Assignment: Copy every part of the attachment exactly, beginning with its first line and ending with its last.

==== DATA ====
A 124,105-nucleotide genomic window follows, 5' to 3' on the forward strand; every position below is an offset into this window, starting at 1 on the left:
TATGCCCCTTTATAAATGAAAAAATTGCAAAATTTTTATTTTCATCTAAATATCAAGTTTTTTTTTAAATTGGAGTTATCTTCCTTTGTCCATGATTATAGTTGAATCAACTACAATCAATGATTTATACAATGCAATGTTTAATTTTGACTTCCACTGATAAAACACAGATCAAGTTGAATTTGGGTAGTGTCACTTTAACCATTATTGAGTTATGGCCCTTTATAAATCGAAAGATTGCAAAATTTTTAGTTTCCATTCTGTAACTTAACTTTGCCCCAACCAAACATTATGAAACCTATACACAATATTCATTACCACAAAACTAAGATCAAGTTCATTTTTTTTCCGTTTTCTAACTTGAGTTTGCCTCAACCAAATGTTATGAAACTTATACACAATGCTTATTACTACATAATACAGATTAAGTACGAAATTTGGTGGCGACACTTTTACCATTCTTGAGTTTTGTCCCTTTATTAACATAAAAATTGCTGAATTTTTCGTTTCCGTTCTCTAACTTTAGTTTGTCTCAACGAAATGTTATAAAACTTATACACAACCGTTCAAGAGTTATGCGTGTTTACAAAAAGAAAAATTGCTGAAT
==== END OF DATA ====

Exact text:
A 124,105-nucleotide genomic window follows, 5' to 3' on the forward strand; every position below is an offset into this window, starting at 1 on the left:
TATGCCCCTTTATAAATGAAAAAATTGCAAAATTTTTATTTTCATCTAAATATCAAGTTTTTTTTTAAATTGGAGTTATCTTCCTTTGTCCATGATTATAGTTGAATCAACTACAATCAATGATTTATACAATGCAATGTTTAATTTTGACTTCCACTGATAAAACACAGATCAAGTTGAATTTGGGTAGTGTCACTTTAACCATTATTGAGTTATGGCCCTTTATAAATCGAAAGATTGCAAAATTTTTAGTTTCCATTCTGTAACTTAACTTTGCCCCAACCAAACATTATGAAACCTATACACAATATTCATTACCACAAAACTAAGATCAAGTTCATTTTTTTTCCGTTTTCTAACTTGAGTTTGCCTCAACCAAATGTTATGAAACTTATACACAATGCTTATTACTACATAATACAGATTAAGTACGAAATTTGGTGGCGACACTTTTACCATTCTTGAGTTTTGTCCCTTTATTAACATAAAAATTGCTGAATTTTTCGTTTCCGTTCTCTAACTTTAGTTTGTCTCAACGAAATGTTATAAAACTTATACACAACCGTTCAAGAGTTATGCGTGTTTACAAAAAGAAAAATTGCTGAAT